Wherever I went, I would get comments on my friend Sean Connor’s excellent photographs of birds and wildlife that appeared regularly in the Kelowna Capital News.
That is—until last summer—when the photographs suddenly stopped.
Sean just woke up one morning with blurred vision. He was diagnosed with a rare type of brain tumour. It turned his life upside down and it will never be the same again.
His sight has now returned, but he’s still in a battle for his life.
First Sean had most of the tumour removed in two lengthy operations by a specialist in Vancouver, and then he had to travel to Loma Linda Medical Centre in California—one of only two facilities in North America capable of treating it—for very-specialized proton radiation treatments.
Those months of radiation are now over and he’s recently returned to Kelowna with his wife Sandra to begin his recovery, but it’s been not only a life-changing few months, it’s also been really expensive for the pair.
It’s one of those tragedies that draws a community together and my colleagues in the Kelowna news media have rallied around Sean and his family, to try and alleviate some of the horrendous financial cost of what they’ve been through since this nightmare began last July.
They’ve organized a Sean Connor Fundraiser to be held at the Kelowna Community Theatre Thurs., Feb. 2, 6:30 to 10:30 p.m.
Just as Sean has donated his beautiful prints to support a variety of causes in the community through the years, now people from throughout the community have thrown their support behind this, donating their time, their energy, their music, their art and whatever else they can to help out in his dark hour.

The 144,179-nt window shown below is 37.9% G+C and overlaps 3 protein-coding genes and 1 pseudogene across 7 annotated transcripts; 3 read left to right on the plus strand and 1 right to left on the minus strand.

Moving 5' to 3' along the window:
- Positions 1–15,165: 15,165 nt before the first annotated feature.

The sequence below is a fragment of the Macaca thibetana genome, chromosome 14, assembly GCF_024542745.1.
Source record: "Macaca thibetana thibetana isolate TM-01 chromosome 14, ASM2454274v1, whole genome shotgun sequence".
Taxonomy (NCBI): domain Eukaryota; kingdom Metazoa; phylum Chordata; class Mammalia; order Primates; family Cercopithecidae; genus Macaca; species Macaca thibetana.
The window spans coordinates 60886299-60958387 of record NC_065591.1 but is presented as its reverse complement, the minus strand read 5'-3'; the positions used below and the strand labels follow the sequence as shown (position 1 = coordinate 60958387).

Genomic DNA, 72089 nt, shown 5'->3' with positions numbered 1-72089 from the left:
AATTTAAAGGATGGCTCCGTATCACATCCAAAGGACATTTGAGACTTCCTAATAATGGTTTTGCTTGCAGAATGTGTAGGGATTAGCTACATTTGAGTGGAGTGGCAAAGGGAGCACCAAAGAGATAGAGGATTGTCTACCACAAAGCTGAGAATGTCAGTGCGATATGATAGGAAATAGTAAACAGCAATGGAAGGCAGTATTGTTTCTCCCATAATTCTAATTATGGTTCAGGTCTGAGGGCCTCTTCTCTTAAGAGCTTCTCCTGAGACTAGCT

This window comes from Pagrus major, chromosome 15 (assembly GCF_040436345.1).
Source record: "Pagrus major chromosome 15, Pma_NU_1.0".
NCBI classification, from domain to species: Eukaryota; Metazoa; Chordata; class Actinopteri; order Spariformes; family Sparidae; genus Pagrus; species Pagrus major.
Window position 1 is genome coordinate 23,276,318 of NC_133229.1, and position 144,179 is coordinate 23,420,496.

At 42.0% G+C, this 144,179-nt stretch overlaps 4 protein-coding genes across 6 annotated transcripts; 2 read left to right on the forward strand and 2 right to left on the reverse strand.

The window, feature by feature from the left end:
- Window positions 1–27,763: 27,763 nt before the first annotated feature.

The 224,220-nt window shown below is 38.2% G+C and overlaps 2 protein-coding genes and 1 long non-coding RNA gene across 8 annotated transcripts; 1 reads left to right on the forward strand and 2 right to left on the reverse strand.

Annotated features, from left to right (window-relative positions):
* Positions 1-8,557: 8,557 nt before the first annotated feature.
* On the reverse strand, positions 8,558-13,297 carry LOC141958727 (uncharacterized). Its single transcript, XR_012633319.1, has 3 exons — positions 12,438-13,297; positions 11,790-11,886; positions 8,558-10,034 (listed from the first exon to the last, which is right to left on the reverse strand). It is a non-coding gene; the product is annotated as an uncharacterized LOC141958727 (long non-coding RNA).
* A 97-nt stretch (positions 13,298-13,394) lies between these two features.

You’re invited to become part of the effort by coming out and enjoying the entertainment, bidding on some of the items—which will include his photos—and showing your support. If you have items to donate, contact Heather Mccullough at firstname.lastname@example.org
Performers will include blues legend Sherman Doucette, the Deb Stone Band and many others who have donated their talents.
As organizer Kim Calloway says, this will be a celebration of his recovery thus far, so come out and join in.
There are some other fundraisers coming up in the new few weeks, with proceeds going towards restoration of fish and wildlife habitat and to educating junior club members in outdoors sports. They include the Oceola Fish and Game Club’s annual banquet Feb. 18 (tickets at A&C Sports, Grouse River Outfitters and Sundowner Meats); the Black Mountain Sportsman’s Club banquet Mar. 10, with dinner at 6:30 and a dance from 9 to 1 a.m. Tickets are $30 and available by calling Chuck Hardy at 762-9007. He also offers firearms courses.
The Kelowna Fish and Game Club’s awards banquet is Feb. 25 and tickets are available at A&C, Grouse River, Hardcore Archery, L&O Jewellers, Weber & Markin Gunsmiths, Robertson’s Clothing and the club office, 4041 Casorso Rd.
Judie Steeves writes about outdoors issues for the Capital News.